The next step is to apply heat, to fuse the plastic together and make a tube. I put down a piece of wood as a base, and folded the garbage bag over the top of it, leaving about a 1–2 inch overlap between the ends.

This is important: put a piece of paper or fabric over the top of the plastic. Do not try to iron it directly, it may fuse to your iron and ruin it. I used a large piece of tracing paper because I could still see-through it, and then evenly applied heat with the iron.

This was definitely a process of trial and error. Too little heat will yield no fuse, and too much will create holes in the plastic. I made lots of versions both to try to get a perfect seal, and to experiment with different lengths and widths of the arms, to see which performed best with the hair dryer.

Some of my arm variants above.

Automate the Arms:

1. Breadboard transistor circuit to control arms with an Arduino.

1.Connect the Arduino ground (gnd) to a ground rail on the breadboard (blue)

2. Connect both sides of the ground on the breadboard to each other

3. Connect the battery pack to one side of the breadboard (power and ground) (note: the image is just 2 batteries, but you will likely need a bigger battery pack).

4. The NPN transistor has a base, collector and emitter. The base is connected to pin 6 on the Arduino (left pin). The collector (middle) is connected to one side of the motor, and one side of a diode (with the stripe). The other side of the diode  is connected to ground. The emitter (right pin) is connected to ground directly.

*The orientation of the diode matters, be sure to put the stripe side toward the transistor.

5. The remaining motor pin is connected to the power rail of the battery pack.

Double check your wiring.

2. Test your wiring by running an on/off loop.

Copy and paste the test code into a new Arduino sketch, and upload it to check your circuit. The motor should turn on and off intermittently:

int Motor=6;

void setup() {

void loop() {

digitalWrite(Motor, HIGH); // turn the motor on (HIGH is the voltage level)
delay(3000); // wait for 3 seconds
Serial.println("motor on"); //for debugging
digitalWrite(Motor, LOW); // turn the motor off by making the voltage LOW
delay(3000); // wait for 3 seconds
Serial.println("motor off"); //for debugging

Debugging: Your motor should pulse on and off with this code running. If it does not, the most likely reason is due to your wiring.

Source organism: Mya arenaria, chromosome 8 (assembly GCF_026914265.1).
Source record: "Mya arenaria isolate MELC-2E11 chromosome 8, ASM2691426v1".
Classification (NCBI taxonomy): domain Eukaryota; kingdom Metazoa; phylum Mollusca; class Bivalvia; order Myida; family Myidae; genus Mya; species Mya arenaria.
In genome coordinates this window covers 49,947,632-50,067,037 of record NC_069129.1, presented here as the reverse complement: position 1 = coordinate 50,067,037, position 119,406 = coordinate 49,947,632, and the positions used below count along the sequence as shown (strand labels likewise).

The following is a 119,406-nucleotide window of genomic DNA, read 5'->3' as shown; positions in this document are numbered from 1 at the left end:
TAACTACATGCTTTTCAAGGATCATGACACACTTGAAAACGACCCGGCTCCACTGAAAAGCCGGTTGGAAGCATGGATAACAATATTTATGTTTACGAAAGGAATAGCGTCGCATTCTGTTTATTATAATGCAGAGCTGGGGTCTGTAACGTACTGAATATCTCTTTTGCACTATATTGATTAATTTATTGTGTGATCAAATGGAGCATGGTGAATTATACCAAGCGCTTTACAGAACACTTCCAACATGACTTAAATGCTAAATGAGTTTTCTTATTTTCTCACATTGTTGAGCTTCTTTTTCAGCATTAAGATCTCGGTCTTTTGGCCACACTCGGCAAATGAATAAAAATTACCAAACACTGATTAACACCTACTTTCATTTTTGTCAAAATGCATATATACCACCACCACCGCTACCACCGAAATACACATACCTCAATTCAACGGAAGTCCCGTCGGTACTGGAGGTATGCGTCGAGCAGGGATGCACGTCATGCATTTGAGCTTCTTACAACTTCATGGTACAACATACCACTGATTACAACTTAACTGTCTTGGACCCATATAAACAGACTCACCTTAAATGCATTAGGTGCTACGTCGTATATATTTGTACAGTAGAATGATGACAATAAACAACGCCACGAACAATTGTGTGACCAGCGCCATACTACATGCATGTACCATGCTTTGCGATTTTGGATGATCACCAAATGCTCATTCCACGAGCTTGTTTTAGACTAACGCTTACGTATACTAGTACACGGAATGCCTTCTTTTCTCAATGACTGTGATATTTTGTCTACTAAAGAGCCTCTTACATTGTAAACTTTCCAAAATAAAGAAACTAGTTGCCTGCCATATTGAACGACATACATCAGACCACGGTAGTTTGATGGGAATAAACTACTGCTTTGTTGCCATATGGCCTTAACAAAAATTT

-Verify the type of transistor you have, look for a datasheet to see which pins are base, emitter, and collector.

-Verify your power supply. Make sure ground of power supply is connected to ground on Arduino.

-On rare occasion, a breadboard may not be connected where it should be, (I’ve seen this happen if you used the adhesive backing, and then pulled the breadboard off the surface and damaged it). You can check the connections using the continuity setting on a multimeter.

-Also check your serial monitor to verify that the program should be writing the motor on and off, and that the code uploaded.

If the motor pulses properly you can introduce the sound sensor.

3. Add the Sound Sensor


1. Connect the 5V on Arduino to power on one side of the breadboard. (Opposite rail of the battery pack)

2. Connect the “out” pin on the sound sensor to pin 10 on the Arduino. Connect the GND pin the ground rail on the breadboard. Connect the VCC pin to the power rail that is connected to Arduino. (Not the batteries! The batteries will output too much power).


Copy and paste the test code into a new Arduino sketch, and upload it to check your circuit. The motor should turn on if you clap your hands loudly in front of the sensor.

int Motor = 6;
int soundSensor = 10;
boolean SoundStatus = false;

void setup() {
pinMode(soundSensor, INPUT);
pinMode(Motor, OUTPUT);

void loop() {

int SensorData = digitalRead(soundSensor);
Serial.println("Sound level= ");
if (SensorData == 1) {

if (SoundStatus == false) {
SoundStatus = true;
digitalWrite(Motor, HIGH);
delay(500); // increase this number to have motor run longer

else {
SoundStatus = false;
digitalWrite(Motor, LOW);
delay(500); // increase this number for a longer pause


If you are using a low-cost sound sensor such as the one pictured above, which I purchased from Amazon, you will probably need to adjust the sensitivity of the sensor, by adjusting the small screw on the front. Do this while checking the levels on the Serial Monitor, while clapping/making noise and adjusting the screw. You need to find a sensitivity level that seems appropriate to the noise trigger you are looking for.

Solder the Circuit:

When you know your circuit performs well, you’ll want to solder it up. After several of these projects, I’ve found that using screw terminals is preferable to soldering directly to a PCB, because it allows you to release elements easily, which is desirable when putting the garment on someone. I would definitely use screw terminals for the battery pack, and I also used screw terminals for the hairdryers.


My thumb is covering the second transistor. I am controlling each hair dryer through a different transistor circuit, but I am powering both from the same 12V battery pack. I soldered header pins to the board so I can remove the Arduino.

I don’t have pictures, but for simple layouts like this I just bend the pins across the back of the board to connect them to each other before soldering. If necessary, I strip solid core jumper wire, cut small lengths, and use the metal as a bridge.